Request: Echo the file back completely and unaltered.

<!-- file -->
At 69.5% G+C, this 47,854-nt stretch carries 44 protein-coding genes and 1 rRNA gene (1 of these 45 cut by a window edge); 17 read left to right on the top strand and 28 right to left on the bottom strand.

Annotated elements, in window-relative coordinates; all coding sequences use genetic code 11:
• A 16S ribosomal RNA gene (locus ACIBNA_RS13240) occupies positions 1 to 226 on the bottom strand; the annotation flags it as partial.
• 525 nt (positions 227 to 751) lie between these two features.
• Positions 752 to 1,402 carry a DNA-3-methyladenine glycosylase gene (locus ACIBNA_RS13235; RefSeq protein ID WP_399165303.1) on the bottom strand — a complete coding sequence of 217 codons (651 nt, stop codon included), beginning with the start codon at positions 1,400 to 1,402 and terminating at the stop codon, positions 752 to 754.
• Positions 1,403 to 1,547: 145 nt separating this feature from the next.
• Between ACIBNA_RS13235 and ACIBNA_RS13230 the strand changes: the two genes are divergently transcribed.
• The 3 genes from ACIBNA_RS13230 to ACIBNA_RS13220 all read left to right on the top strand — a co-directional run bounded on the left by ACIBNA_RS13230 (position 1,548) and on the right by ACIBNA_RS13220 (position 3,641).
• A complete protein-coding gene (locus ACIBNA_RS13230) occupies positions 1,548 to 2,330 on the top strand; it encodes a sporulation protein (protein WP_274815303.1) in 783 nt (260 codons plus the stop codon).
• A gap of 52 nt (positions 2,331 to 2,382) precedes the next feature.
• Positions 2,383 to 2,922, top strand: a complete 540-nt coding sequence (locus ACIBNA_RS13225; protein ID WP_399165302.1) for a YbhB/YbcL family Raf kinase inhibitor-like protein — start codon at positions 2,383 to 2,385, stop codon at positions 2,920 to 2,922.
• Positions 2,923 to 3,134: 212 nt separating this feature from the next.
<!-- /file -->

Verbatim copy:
At 69.5% G+C, this 47,854-nt stretch carries 44 protein-coding genes and 1 rRNA gene (1 of these 45 cut by a window edge); 17 read left to right on the top strand and 28 right to left on the bottom strand.

Annotated elements, in window-relative coordinates; all coding sequences use genetic code 11:
• A 16S ribosomal RNA gene (locus ACIBNA_RS13240) occupies positions 1 to 226 on the bottom strand; the annotation flags it as partial.
• 525 nt (positions 227 to 751) lie between these two features.
• Positions 752 to 1,402 carry a DNA-3-methyladenine glycosylase gene (locus ACIBNA_RS13235; RefSeq protein ID WP_399165303.1) on the bottom strand — a complete coding sequence of 217 codons (651 nt, stop codon included), beginning with the start codon at positions 1,400 to 1,402 and terminating at the stop codon, positions 752 to 754.
• Positions 1,403 to 1,547: 145 nt separating this feature from the next.
• Between ACIBNA_RS13235 and ACIBNA_RS13230 the strand changes: the two genes are divergently transcribed.
• The 3 genes from ACIBNA_RS13230 to ACIBNA_RS13220 all read left to right on the top strand — a co-directional run bounded on the left by ACIBNA_RS13230 (position 1,548) and on the right by ACIBNA_RS13220 (position 3,641).
• A complete protein-coding gene (locus ACIBNA_RS13230) occupies positions 1,548 to 2,330 on the top strand; it encodes a sporulation protein (protein WP_274815303.1) in 783 nt (260 codons plus the stop codon).
• A gap of 52 nt (positions 2,331 to 2,382) precedes the next feature.
• Positions 2,383 to 2,922, top strand: a complete 540-nt coding sequence (locus ACIBNA_RS13225; protein ID WP_399165302.1) for a YbhB/YbcL family Raf kinase inhibitor-like protein — start codon at positions 2,383 to 2,385, stop codon at positions 2,920 to 2,922.
• Positions 2,923 to 3,134: 212 nt separating this feature from the next.